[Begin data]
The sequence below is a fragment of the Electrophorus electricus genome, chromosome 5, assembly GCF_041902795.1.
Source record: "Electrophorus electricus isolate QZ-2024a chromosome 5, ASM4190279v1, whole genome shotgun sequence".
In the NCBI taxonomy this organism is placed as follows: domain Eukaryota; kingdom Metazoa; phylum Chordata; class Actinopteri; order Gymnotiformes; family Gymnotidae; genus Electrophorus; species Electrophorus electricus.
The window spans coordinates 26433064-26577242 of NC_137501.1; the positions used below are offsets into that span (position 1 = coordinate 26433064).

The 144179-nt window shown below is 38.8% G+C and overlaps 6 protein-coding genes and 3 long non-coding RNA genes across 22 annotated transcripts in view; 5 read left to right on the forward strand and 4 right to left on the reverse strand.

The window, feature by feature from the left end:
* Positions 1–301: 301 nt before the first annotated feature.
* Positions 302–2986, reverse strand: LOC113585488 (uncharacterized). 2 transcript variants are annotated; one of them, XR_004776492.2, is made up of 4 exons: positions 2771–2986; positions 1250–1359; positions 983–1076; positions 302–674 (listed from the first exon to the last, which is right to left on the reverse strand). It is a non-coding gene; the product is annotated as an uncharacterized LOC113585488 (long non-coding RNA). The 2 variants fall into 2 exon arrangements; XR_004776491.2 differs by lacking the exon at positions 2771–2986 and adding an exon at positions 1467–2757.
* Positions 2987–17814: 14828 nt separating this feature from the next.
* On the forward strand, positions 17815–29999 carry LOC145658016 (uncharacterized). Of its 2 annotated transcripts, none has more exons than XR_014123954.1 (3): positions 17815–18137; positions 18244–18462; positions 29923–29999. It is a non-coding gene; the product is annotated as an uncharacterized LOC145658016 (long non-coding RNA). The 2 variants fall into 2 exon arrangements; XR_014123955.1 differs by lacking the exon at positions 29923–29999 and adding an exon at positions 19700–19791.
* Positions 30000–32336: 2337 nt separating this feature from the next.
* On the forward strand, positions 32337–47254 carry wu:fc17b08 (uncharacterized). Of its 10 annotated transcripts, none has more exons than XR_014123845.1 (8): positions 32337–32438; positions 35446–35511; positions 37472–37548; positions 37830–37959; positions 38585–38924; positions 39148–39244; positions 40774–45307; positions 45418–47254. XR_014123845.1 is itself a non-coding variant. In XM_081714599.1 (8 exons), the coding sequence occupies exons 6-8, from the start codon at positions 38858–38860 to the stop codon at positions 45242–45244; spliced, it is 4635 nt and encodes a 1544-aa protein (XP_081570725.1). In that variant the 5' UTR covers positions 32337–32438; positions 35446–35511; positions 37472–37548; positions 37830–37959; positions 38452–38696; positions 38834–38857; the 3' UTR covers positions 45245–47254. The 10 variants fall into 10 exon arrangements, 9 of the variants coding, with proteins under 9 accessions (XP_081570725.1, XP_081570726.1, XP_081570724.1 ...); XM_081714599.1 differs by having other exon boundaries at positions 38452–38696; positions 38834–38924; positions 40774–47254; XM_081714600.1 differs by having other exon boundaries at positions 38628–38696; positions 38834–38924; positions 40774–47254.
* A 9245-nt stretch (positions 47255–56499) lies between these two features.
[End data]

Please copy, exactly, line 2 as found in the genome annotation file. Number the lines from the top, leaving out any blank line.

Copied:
Source record: "Electrophorus electricus isolate QZ-2024a chromosome 5, ASM4190279v1, whole genome shotgun sequence".